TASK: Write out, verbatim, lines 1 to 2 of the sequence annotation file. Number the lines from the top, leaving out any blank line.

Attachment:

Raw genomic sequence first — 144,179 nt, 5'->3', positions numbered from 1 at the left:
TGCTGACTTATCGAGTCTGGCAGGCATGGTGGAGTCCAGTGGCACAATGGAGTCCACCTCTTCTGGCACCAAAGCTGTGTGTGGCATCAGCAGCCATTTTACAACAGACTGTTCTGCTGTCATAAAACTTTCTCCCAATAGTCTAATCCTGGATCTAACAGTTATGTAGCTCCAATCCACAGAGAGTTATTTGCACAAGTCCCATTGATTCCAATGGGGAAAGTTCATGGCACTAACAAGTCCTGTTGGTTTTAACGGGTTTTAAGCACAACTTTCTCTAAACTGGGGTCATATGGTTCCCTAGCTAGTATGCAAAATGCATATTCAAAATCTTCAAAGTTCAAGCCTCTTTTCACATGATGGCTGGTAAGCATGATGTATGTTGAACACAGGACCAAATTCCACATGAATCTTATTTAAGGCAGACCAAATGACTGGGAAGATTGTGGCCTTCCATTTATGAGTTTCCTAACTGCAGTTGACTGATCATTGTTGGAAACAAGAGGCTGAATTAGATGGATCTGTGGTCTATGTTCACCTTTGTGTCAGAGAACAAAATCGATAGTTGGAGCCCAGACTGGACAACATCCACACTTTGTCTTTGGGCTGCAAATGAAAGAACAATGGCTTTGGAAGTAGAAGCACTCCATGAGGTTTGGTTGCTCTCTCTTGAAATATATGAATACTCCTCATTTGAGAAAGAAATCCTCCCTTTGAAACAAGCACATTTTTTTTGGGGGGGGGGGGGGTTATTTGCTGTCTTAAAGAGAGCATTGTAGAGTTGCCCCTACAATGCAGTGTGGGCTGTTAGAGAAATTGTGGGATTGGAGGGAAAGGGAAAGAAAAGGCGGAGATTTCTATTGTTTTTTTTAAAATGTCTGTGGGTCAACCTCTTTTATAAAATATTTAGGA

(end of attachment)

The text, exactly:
Raw genomic sequence first — 144,179 nt, 5'->3', positions numbered from 1 at the left:
TGCTGACTTATCGAGTCTGGCAGGCATGGTGGAGTCCAGTGGCACAATGGAGTCCACCTCTTCTGGCACCAAAGCTGTGTGTGGCATCAGCAGCCATTTTACAACAGACTGTTCTGCTGTCATAAAACTTTCTCCCAATAGTCTAATCCTGGATCTAACAGTTATGTAGCTCCAATCCACAGAGAGTTATTTGCACAAGTCCCATTGATTCCAATGGGGAAAGTTCATGGCACTAACAAGTCCTGTTGGTTTTAACGGGTTTTAAGCACAACTTTCTCTAAACTGGGGTCATATGGTTCCCTAGCTAGTATGCAAAATGCATATTCAAAATCTTCAAAGTTCAAGCCTCTTTTCACATGATGGCTGGTAAGCATGATGTATGTTGAACACAGGACCAAATTCCACATGAATCTTATTTAAGGCAGACCAAATGACTGGGAAGATTGTGGCCTTCCATTTATGAGTTTCCTAACTGCAGTTGACTGATCATTGTTGGAAACAAGAGGCTGAATTAGATGGATCTGTGGTCTATGTTCACCTTTGTGTCAGAGAACAAAATCGATAGTTGGAGCCCAGACTGGACAACATCCACACTTTGTCTTTGGGCTGCAAATGAAAGAACAATGGCTTTGGAAGTAGAAGCACTCCATGAGGTTTGGTTGCTCTCTCTTGAAATATATGAATACTCCTCATTTGAGAAAGAAATCCTCCCTTTGAAACAAGCACATTTTTTTTGGGGGGGGGGGGGGTTATTTGCTGTCTTAAAGAGAGCATTGTAGAGTTGCCCCTACAATGCAGTGTGGGCTGTTAGAGAAATTGTGGGATTGGAGGGAAAGGGAAAGAAAAGGCGGAGATTTCTATTGTTTTTTTTAAAATGTCTGTGGGTCAACCTCTTTTATAAAATATTTAGGA